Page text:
Mike MacLean’s screenplay is a reheated plate of cliches that were chewed over and spit out by every hack and their grandmother back in the early ’90s…when even Peter Benchely himself gave this sub-genre up and dedicated his life to undoing the PR hit job he pulled on sharks as a whole (and Great Whites in particular) back in the 70s. Declan O’Brien is a schizophrenic’s director. Half the time it’s all static shots and TV edits, declaring “to save time, we filmed this with two cameras.” Then all of a sudden O’Brien’s camera goes all shaky, like a Paul Greengrass film suffering withdrawal symptoms or early onset Parkinson’s. There’s no more rhyme or reason to the change-ups of directorial style than there are to the changes in the script’s tone, or the quality of the acting. Occasionally, all three align within an isolated scene…but not often.
Nevertheless, Sharktopus is livelier and more fun than any Jaws rip-off I’ve seen since the mid 90s. Why? Because there’s no way to take it seriously. And unlike The Beast, Jaws 2 through 4, or Orca, Sharktopus only asks we take it seriously half the time. Its body-count-enhancing side characters provide enough humorous asides to keep things from growing ponderous…like certain films from the De Laurentiis Group…or, for that matter, an early-90s Roger Corman. The one who gave us Carnosaur.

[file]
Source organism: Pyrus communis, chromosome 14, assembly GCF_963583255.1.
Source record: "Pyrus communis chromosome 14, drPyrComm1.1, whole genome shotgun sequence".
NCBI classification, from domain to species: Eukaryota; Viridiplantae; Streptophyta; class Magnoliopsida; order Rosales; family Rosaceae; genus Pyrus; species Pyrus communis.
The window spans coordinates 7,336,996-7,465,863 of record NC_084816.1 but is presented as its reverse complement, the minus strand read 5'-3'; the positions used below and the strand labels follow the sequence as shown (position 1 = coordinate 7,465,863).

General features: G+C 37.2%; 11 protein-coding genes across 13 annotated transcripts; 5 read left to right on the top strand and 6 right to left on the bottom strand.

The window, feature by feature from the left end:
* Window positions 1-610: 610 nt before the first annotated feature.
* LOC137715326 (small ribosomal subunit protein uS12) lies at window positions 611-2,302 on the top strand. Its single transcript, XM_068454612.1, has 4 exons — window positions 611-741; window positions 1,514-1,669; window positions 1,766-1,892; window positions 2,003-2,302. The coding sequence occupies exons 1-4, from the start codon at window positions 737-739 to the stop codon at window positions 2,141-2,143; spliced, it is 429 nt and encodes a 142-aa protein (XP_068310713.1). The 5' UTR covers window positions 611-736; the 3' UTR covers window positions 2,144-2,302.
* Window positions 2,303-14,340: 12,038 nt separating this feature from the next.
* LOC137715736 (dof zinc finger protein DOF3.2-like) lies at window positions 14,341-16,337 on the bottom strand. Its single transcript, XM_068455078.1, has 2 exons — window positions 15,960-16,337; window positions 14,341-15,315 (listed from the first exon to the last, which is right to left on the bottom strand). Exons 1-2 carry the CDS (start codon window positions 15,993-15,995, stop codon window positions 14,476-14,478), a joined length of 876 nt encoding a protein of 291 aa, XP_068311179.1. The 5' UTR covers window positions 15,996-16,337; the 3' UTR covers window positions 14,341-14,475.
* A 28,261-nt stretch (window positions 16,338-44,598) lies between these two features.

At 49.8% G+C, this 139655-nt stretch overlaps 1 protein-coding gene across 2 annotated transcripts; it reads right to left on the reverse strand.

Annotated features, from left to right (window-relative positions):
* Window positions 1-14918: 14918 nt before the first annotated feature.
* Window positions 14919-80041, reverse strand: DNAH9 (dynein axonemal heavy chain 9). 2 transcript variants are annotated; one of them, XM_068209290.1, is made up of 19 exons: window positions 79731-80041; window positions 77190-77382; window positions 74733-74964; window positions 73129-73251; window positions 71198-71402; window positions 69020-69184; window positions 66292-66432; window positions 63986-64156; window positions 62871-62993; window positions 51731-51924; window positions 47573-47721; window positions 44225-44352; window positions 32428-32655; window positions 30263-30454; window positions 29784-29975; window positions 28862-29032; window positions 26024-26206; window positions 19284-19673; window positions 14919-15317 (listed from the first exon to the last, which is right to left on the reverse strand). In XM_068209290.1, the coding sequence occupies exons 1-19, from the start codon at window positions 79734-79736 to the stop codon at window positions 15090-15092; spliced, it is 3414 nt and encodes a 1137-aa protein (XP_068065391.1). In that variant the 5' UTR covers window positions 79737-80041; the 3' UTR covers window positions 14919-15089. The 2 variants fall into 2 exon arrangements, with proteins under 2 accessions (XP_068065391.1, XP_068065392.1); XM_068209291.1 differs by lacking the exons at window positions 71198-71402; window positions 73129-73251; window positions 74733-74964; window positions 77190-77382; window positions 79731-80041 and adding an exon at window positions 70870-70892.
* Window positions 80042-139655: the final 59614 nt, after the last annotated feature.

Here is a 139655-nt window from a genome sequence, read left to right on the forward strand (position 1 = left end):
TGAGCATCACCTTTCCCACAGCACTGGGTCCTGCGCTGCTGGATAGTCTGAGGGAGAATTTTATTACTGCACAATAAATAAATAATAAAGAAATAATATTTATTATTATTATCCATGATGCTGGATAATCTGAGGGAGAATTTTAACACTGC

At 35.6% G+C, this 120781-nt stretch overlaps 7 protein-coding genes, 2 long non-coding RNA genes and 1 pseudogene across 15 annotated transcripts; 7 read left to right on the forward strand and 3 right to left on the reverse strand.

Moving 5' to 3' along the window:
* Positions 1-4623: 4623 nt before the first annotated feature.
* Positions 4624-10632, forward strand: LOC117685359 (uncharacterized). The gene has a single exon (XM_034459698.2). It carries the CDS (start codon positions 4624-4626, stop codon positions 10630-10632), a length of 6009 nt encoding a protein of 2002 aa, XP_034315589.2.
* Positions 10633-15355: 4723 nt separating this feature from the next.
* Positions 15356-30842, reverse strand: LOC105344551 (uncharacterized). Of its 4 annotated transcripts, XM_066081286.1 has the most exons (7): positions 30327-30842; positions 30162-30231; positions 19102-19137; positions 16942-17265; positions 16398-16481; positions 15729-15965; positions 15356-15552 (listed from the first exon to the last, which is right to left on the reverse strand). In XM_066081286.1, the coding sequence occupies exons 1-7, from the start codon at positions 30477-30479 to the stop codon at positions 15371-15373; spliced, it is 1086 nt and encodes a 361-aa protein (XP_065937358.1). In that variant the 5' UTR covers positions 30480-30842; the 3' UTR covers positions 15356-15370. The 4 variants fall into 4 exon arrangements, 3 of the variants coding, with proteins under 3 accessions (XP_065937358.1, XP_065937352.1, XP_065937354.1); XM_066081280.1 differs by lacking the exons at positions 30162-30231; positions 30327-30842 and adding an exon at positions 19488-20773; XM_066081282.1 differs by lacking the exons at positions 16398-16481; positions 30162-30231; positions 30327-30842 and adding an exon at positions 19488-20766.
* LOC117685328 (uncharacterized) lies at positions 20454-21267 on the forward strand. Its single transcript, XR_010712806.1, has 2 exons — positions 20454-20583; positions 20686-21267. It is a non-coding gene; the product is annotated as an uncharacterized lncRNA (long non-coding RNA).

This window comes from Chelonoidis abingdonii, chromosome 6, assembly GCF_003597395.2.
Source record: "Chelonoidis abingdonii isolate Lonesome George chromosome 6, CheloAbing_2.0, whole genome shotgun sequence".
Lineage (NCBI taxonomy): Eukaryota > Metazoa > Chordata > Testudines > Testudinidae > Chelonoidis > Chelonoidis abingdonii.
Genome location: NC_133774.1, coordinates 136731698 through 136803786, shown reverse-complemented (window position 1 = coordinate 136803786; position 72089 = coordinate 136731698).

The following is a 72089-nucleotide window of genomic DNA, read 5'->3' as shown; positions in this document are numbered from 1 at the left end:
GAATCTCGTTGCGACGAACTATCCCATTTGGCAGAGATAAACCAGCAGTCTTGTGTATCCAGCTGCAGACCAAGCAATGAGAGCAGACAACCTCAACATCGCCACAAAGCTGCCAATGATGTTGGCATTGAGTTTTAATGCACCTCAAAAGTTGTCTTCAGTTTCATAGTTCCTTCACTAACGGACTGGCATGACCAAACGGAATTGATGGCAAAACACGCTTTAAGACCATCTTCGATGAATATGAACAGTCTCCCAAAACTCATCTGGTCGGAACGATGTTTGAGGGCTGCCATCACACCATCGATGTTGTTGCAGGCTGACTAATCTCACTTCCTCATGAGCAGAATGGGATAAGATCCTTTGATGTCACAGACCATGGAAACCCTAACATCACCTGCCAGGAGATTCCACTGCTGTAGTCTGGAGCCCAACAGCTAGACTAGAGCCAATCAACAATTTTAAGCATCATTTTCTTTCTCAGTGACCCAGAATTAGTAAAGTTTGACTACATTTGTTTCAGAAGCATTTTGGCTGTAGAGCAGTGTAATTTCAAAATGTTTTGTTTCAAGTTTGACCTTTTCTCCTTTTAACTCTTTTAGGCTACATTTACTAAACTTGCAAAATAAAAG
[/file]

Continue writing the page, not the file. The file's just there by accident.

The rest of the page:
So there. It’s better than Carnosaur, but still light years away from Corman’s own films. His hand is missed behind the camera, and his hiring policies suck. Still, he’s helped finance a perfect example of everything wrong with a modern American daikaiju productions. It’s cliched, its repetitive, and it would be boring if the special effects weren’t so bad. (And I’m using a very loose definition of special effects in that statement, encompassing all the aspects of a production. Because let’s be honest folks: everything you see in a film is a special effect.)
But, really, I could say the same about any number of film’s Corman’s produced in the last twenty years. What’s the man doing with himself, making shit for the Sci-fi Channel? Thirty-two years ago, he produced Piranha, Grand Master of all Jaws rip-offs. Guess not even he can call the same lightning down twice. (See also, Piranha 2: the Spawning). Where, I ask you, are this generation’s Carpenters and Camerons? When will they rise up again, to see Roger Corman’s later films match the undiluted wonder of his early ones?
Wake me whenever that happens. By then, we’ll be on Saw XXVI, talking to a whole generation of morons who’ve never seen the like of this. More fool they.